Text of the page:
In Dark Reign Brian Reed used a cheap, button-pushing trick to shoehorn Carol Danvers from her own title and replace her with an imposter, rather as Norman Osborn had in the fictional world. At least Reed didn’t perpetuate the trick too long, and the showcase feature of this graphic novel is Carol facing off against her replacement. Quite a few times, actually, and in various forms. Reed conceives a good method of complicating what at first appears to be a very straightforward story, and we soon have three people sharing two identities.

Less impressive, rather shameful in fact, is that three different artists are required to illustrate the five chapters of this story. Worse is to come. The photorealistic art of Sana Takeda is unaccountably popular. He aims for Alex Ross, but can supply neither the grandeur nor the storytelling ability, so we’re left with a lot of pictures of pretty women in assorted poses. That’ll be good enough for some. Sergio Arińo attempts for the same style, and his work is vastly better than in the previous book, indicating perhaps he was rushed. Philippe Briones works in a European action style. He chooses some odd viewpoints displaying trouble with foreshortening, but his basic layouts work. Everything, though, is given a horrible gloss by the colouring, which is saturated with light, and the highlights reflecting off costumes would indicate those consist of highly polished plastic. The way this accentuates the overly endowed breasts of the women is really sleazy.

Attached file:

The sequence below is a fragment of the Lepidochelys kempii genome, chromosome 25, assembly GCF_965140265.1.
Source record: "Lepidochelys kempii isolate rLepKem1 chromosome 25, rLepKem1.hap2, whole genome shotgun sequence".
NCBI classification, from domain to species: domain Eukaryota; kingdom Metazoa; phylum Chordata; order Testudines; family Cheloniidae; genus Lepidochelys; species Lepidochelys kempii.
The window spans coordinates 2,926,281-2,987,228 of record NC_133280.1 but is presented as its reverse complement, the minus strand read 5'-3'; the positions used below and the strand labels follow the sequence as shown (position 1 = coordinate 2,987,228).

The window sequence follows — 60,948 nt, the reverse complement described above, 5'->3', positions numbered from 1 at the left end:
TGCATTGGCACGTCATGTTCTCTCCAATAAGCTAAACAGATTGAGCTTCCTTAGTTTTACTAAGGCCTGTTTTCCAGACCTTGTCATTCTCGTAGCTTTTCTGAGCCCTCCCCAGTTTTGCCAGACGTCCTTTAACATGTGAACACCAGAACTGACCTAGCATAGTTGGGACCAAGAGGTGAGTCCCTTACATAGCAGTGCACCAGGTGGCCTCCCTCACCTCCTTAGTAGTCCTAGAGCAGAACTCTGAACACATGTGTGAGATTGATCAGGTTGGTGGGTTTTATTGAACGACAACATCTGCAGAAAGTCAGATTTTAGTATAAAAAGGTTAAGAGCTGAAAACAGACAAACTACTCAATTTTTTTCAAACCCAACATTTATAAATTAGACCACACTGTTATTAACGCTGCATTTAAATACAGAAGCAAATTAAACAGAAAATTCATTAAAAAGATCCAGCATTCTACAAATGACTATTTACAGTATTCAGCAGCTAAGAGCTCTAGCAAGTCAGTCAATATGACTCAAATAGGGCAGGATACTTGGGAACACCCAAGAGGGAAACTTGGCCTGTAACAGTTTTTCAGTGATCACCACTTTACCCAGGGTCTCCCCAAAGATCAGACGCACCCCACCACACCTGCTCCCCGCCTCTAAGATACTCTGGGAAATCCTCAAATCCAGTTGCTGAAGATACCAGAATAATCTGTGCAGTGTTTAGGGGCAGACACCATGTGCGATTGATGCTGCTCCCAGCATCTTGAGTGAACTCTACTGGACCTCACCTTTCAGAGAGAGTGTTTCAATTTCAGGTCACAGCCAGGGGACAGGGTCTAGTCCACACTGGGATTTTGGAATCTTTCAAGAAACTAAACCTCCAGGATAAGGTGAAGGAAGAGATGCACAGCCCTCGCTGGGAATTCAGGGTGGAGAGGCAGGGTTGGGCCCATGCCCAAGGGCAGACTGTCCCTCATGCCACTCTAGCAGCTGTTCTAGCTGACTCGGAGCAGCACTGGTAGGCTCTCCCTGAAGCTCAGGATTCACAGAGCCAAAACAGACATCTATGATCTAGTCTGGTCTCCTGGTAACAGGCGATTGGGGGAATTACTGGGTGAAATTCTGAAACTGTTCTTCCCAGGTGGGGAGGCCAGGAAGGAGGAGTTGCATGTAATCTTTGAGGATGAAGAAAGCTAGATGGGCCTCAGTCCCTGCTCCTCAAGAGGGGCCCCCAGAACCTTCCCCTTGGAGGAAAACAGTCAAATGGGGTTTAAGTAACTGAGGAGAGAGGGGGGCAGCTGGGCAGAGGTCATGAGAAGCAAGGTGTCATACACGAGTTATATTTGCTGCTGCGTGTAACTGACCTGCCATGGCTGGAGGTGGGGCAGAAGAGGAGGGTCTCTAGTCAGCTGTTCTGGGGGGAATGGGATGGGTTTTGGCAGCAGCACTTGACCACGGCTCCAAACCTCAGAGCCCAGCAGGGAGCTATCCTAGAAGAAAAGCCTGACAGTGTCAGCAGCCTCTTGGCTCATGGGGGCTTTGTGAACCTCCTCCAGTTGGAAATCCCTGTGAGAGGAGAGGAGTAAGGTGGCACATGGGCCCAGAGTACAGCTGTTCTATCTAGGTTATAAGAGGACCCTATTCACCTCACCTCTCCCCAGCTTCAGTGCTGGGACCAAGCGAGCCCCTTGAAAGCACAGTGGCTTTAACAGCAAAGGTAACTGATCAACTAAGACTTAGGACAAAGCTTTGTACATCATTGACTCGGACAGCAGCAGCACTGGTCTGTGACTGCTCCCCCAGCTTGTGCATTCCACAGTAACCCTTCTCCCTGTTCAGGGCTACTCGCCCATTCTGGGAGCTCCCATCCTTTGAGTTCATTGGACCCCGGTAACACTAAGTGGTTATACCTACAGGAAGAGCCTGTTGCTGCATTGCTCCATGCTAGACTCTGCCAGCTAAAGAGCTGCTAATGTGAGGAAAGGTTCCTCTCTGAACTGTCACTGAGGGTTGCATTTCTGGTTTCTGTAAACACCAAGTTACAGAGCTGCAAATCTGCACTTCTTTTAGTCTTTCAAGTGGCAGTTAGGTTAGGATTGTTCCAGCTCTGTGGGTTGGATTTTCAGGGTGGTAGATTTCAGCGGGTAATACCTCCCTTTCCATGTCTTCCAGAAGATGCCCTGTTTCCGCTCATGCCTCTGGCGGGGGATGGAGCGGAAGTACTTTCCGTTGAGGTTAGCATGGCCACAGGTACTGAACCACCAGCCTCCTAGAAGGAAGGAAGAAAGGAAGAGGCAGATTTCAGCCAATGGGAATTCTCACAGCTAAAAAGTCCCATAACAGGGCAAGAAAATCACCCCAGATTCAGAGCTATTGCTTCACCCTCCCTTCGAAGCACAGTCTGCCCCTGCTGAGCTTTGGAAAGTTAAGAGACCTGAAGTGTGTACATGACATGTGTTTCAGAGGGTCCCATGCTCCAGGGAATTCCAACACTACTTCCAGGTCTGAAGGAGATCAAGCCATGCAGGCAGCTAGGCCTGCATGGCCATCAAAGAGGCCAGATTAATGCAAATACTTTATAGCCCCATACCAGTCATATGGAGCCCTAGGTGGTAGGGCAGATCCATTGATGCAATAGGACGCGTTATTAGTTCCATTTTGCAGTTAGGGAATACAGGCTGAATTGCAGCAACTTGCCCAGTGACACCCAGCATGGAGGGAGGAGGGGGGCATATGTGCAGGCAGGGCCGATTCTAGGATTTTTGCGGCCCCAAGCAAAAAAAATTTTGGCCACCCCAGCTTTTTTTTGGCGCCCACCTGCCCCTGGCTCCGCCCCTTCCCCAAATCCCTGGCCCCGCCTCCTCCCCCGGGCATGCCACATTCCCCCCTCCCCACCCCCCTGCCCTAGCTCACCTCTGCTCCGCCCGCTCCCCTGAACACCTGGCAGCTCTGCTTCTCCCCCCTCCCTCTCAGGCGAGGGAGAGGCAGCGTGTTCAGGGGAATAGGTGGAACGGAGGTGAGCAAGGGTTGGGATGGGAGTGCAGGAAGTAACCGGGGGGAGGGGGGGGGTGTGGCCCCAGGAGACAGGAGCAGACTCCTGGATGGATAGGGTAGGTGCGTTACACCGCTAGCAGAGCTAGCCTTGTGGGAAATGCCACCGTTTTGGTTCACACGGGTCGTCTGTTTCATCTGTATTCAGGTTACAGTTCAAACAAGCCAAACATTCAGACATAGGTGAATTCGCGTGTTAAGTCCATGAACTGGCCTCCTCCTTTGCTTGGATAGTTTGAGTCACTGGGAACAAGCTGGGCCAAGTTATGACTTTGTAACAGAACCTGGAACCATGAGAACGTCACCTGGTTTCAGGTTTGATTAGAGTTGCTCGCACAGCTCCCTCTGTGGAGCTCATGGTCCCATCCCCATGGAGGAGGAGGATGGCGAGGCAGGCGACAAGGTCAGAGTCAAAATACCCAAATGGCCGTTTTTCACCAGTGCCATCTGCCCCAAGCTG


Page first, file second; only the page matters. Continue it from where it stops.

Based on what was revealed in Dark Reign, it’s not difficult to second guess the reasons for what’s going on, but the best aspect of the plot is when the will of those who’ve arranged matters is circumvented. The ending is also rather good for what’s ostensibly a five chapter fight scene, but unfortunately, it ultimately proved to be of little consequence.

Reed’s run on Ms. Marvel has been up and down. This is down, and Carol Danvers concludes her career as Ms. Marvel with The Best You Can Be.